Overall, Lott deserves high marks for attempting to study an important and difficult issue and for assembling and sharing his data; he deserves failing marks for pressing policy makers to use his results despite the substantial questions that have been raised about his research. Permissive gun-carrying laws may increase or decrease crime, and knowing the effect is critical for determining appropriate policy. Unfortunately, Lott's results do not provide credible evidence one way or the other.
Lott's book is pro-gun, with an academic flavor; indeed, some training in econometrics is essential to assess his statistical approach. By contrast, Making a Killing, by Tom Diaz, an analyst at the pro-control Violence Policy Center, is more journalistic and can be evaluated more easily by a lay audience.
Making a Killing focuses on gun manufacturers and argues that in the past two decades, in an attempt to increase their sales and profits, these companies have deliberately increased the lethality of firearms. The case is made with quotations drawn from the industry itself.
The problem for the industry has been that, given reasonable care, guns don't wear out. With fewer young people growing up into the markets for traditional hunting and sport shooting, convincing people that they need more guns has required innovation and fear-nurturing advertising.
Instead of innovating in the direction of safer firearms (e.g., guns with childproof locks and load indicators), the industry chose the opposite direction. Manufacturers made guns to hold more rounds, increased the power of the rounds and the speed with which the bullets could be shot, and at the same time made guns smaller and more concealable.
Ammunition and accessories with "Rambo" appeal -- bipods, flash suppressors, grenade launchers, laser sights, and expanding bullets -- have also been increasingly offered. Ammunition has come on the market with names like "Eliminator-X," "Ultra-Mag," "Black Talon" (whose razorlike talons could tear protective gloves, exposing doctors to infectious diseases), and "Starfire," whose advertisements called it "the deadliest handgun cartridge ever developed for home or personal defense," with "fast knockdown" due to the "massive wound channel" it can create.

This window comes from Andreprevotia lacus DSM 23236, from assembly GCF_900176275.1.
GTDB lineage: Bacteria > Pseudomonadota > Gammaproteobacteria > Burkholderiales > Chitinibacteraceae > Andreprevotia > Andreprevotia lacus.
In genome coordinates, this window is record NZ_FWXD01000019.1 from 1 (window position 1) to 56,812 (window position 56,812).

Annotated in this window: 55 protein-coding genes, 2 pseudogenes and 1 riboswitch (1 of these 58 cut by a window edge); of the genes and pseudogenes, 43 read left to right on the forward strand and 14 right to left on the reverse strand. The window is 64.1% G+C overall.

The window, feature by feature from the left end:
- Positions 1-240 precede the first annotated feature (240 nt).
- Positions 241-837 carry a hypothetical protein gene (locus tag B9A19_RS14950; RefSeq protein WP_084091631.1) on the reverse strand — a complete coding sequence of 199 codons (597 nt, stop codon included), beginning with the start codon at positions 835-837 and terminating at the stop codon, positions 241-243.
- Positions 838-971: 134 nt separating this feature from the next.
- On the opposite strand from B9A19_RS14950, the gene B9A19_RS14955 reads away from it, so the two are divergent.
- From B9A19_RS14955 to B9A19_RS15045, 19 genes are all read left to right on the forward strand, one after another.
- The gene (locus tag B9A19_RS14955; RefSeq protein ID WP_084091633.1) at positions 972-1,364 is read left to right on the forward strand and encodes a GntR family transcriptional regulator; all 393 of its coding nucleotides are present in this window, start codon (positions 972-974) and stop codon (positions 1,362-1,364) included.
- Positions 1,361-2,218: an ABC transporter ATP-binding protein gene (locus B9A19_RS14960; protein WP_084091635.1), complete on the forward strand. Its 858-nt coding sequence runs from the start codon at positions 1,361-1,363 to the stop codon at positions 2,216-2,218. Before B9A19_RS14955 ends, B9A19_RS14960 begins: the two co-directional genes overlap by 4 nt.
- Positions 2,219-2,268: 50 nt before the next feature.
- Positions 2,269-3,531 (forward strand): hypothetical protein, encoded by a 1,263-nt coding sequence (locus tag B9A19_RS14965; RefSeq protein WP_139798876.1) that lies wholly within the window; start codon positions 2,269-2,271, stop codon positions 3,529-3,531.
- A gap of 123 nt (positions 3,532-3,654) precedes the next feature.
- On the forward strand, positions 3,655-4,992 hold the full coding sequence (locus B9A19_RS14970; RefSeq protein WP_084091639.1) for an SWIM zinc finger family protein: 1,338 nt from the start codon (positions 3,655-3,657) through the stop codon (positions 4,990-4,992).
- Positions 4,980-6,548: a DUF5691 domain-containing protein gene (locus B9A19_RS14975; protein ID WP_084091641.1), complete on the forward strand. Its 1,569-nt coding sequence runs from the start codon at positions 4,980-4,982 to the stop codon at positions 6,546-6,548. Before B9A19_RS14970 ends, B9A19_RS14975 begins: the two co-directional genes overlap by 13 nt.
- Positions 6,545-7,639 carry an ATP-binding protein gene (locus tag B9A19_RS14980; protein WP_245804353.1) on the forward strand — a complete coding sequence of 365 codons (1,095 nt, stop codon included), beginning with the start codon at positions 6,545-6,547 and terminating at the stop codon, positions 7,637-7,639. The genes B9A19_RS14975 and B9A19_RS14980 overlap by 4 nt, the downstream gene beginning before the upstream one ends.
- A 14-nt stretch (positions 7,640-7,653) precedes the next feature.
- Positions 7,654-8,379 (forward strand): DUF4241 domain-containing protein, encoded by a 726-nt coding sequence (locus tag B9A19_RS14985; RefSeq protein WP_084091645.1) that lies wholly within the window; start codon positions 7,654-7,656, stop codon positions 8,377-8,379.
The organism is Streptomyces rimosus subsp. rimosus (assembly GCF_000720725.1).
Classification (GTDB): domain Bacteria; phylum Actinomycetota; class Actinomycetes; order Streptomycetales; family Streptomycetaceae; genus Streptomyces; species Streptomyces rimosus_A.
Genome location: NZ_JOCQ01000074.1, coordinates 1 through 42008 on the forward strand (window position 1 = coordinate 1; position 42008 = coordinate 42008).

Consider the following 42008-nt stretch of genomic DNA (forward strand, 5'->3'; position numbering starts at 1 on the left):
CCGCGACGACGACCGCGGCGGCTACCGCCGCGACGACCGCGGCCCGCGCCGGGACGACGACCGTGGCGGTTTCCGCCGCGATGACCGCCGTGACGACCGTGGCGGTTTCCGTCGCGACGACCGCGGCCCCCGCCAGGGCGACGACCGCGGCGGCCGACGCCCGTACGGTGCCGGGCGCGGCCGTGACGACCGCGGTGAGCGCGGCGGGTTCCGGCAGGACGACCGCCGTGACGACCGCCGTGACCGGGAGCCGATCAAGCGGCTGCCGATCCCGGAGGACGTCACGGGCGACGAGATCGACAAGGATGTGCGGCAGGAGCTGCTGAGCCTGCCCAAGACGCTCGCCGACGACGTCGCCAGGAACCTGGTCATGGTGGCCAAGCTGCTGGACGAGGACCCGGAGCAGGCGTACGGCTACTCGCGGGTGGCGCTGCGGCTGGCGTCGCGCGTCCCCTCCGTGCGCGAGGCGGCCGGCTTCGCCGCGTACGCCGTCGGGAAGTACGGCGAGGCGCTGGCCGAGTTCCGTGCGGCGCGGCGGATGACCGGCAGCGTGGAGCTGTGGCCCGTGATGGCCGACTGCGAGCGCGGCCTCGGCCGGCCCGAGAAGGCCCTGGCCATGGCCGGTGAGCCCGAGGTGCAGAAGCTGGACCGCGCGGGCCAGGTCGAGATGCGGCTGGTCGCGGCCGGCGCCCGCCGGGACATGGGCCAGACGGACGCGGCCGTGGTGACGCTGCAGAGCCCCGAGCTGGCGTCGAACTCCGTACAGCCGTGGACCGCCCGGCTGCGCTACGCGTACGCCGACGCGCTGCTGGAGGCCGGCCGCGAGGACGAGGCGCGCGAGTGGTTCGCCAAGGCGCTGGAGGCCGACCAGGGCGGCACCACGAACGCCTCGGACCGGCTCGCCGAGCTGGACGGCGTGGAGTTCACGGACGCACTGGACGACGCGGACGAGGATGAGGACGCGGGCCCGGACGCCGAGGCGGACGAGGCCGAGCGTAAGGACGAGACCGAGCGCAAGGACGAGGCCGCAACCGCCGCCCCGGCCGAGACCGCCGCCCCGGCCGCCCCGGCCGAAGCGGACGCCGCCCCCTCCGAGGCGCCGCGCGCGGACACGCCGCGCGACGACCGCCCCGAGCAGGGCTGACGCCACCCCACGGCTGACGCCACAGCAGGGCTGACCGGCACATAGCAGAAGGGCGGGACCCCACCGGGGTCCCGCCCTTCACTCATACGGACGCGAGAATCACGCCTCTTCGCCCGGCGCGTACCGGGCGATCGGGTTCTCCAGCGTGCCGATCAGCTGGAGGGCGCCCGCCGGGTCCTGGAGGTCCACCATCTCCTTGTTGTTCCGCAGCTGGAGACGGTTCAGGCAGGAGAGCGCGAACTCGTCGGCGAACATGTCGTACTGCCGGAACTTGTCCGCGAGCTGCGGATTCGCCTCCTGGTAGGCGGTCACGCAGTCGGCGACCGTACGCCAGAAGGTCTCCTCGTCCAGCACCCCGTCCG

Foreign manufacturers have a surprisingly large role in the industry as owners of many domestic manufacturers and as exporters of large numbers of firearms to the United States. Reversing the image of U.S. cigarette manufacturers as sellers of tobacco to less regulated and less health-conscious markets in the developing world, the United States has been the dumping ground for surplus guns, such as Chinese AK-47s and Russian SKS assault rifles, that are forbidden in most other countries.
Whereas Lott presents statistics to argue, unconvincingly, for reduced regulation of firearm carrying, Diaz uses quotations from the industry to portray, convincingly, an industry in need of some sensible governmental oversight.
Reviewed by David Hemenway, Ph.D.
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Copyright © 1998 Massachusetts Medical Society. All rights reserved. The New England Journal of Medicine is a registered trademark of the MMS.
--This text refers to the Hardcover edition.